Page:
In current affairs, the West fires multiple accusations at China. Human rights violations in Xinjiang! Suppression of rights in Hong Kong! Threats toward Taiwan!

But to the discomfiture of jingoistic Britons – and to strategists in Tokyo and Washington – China can claim to be more sinned against than sinner on the broader scoreboard of historical reckoning.

“When it comes to historical psychology, what the CCP is educating its kids in is ‘The Century of Humiliation’ – that is the phrase they repeat over and over again,” Lee Seong-hyon, a visiting scholar at the Fairbank Center for Chinese Studies at Harvard University told Asia Times. 

The century ended in 1949, when the CCP took full control of Mainland China, but had started in 1839, when the First Opium War was initiated by the UK.

Seen in this light, “The British are bastards!” Lee said.

Indeed, it is difficult to paint British policy in 19th century Qing Dynasty China as in any way principled

Then, as now, Britons were great drinkers of tea – a Chinese plant whose cultivation had been a closely guarded trade secret, and which would only be farmed in British India from the 1840s. Chinese refused to accept British goods in return for its tea, demanding silver. That left British merchants and London facing long-term depletion of bullion reserves.

Aggressive British merchants opted to rebalance trade by shipping opium into China. When Qing officials responded to imports of what was known to be a dangerously addictive drug by seizing opium shipments, the trade war ended. Real war erupted.

Britain, armed with steam gunboats, professional troops and field artillery, routed China in the First Opium War (1839-42). Unequal treaties were signed, Hong Kong was ceded and British success encouraged other foreign powers to grab a slice of China.

The Second Opium War (1856-60) saw an Anglo-French force fighting far deeper into China. Qing forces were again routed, and the dynasty’s Summer Palace – a dreamy masterpiece that blended architecture with landscaping – was sacked and destroyed in retaliation for the torture of British captives.

Then eight powers, the UK prominent among, intervened in China to suppress the proto-nationalist Boxer Rebellion (1899-1901). Yet again, Chinese arms were humiliated. The “Middle Kingdom” – home to one of the world’s greatest civilizations – had been reduced to “The Sick Man of Asia.”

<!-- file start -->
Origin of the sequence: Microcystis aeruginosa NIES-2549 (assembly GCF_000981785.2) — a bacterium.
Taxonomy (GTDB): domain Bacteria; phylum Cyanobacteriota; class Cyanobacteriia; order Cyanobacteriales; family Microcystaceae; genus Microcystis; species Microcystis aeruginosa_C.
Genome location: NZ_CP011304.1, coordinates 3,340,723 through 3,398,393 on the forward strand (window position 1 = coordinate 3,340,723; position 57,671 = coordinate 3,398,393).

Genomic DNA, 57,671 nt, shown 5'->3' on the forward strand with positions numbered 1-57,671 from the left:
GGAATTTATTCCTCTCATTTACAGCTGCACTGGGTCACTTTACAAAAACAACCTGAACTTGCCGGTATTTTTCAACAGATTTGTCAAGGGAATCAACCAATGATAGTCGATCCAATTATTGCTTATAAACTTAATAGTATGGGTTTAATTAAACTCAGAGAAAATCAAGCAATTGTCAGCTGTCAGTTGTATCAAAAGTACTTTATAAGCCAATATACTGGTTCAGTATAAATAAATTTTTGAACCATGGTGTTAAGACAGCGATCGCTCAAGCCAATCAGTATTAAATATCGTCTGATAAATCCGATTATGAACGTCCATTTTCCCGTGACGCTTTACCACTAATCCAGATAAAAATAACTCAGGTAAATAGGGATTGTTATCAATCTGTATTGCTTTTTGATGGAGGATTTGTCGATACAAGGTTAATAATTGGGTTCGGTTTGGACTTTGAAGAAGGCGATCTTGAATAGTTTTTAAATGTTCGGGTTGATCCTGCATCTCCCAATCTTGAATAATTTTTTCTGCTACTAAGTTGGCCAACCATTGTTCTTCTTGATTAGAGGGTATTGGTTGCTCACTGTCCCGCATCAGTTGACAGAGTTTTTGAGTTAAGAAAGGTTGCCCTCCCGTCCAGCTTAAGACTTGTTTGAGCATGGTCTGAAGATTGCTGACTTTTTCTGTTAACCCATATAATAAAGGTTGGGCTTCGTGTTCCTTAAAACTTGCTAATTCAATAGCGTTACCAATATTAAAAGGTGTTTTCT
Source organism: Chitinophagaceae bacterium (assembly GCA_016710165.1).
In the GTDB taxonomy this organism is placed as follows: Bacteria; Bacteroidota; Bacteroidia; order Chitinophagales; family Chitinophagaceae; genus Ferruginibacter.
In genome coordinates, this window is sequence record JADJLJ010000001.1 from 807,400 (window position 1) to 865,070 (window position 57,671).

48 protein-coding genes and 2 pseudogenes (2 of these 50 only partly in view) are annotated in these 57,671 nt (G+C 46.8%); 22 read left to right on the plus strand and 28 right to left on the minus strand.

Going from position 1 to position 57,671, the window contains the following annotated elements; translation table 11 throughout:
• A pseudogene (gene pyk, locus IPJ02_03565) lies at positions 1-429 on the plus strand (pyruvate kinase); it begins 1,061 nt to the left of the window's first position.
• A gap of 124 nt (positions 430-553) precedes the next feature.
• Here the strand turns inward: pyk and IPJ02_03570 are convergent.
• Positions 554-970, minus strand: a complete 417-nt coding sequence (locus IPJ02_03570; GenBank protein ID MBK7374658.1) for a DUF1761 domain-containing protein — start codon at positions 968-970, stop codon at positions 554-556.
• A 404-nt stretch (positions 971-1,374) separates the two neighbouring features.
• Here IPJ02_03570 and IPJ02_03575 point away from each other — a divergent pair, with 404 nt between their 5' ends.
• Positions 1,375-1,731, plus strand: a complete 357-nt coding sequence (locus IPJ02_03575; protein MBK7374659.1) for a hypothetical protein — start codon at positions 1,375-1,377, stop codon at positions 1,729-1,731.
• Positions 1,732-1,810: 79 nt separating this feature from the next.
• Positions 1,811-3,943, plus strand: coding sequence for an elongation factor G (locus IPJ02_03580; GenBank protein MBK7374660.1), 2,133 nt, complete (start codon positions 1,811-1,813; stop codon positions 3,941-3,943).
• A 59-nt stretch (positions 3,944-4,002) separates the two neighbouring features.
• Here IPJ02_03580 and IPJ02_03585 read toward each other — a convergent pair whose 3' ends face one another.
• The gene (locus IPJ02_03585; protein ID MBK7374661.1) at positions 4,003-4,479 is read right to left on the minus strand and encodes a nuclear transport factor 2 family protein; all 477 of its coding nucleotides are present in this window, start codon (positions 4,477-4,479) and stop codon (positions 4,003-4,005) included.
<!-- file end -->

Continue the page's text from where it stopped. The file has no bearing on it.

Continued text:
Subsequently, Imperial Japan would replace Imperial Britain as China’s deadliest enemy. After seizing Manchuria in 1931, Japan invaded China proper in 1937. A brutal war, marked by Japanese atrocities including the Rape of Nanjing and the biological warfare of Unit 731 would kill an estimated 14-22 million Chinese.

After Japan’s 1945 defeat, the Chinese Civil War was won by Mao Zedong’s communists. That victory automatically pitted Beijing against Washington, which replaced a shattered Japan as national enemy number one.

In 1950, in a stunning turn of the hinge of history, Mao’s troops would radically alter China’s global image and avenge their nation’s past humiliations at British hands.   

With its shock intervention in the Korean War, China routed the US-led UN Command – with the British as the second-largest foreign contingent – in North Korea. Subsequently, in South Korea, the Chinese incurred on the British Army the bloodiest defeat of its post-1945 history: The Battle of the Imjin River in 1951.

But if the “sleeping dragon” awoke in Korea under Mao, it has become a “global dragon” under Xi. Today’s China – with its huge industrial base, global infrastructure investment portfolio and world-class military – stands in stark contrast to the humbled Qing.

Despite this multi-dimensional renaissance, an acutely prickly national victimhood narrative still has currency.

The British steamship Nemesis destroys Chinese war junks during the First Opium War. Image: National Maritime Museum

Remembering a dark past

In state media, gunboat diplomacy and the Opium Wars are favorite references, while the heft of today’s PLAN has been gleefully compared to Britain’s much reduced naval prowess.

Last July, editorializing on Royal Navy plans to sail for East Asia, state-run tabloid Global Times asked its readers: “Is the UK….going to launch a new opium war against China?”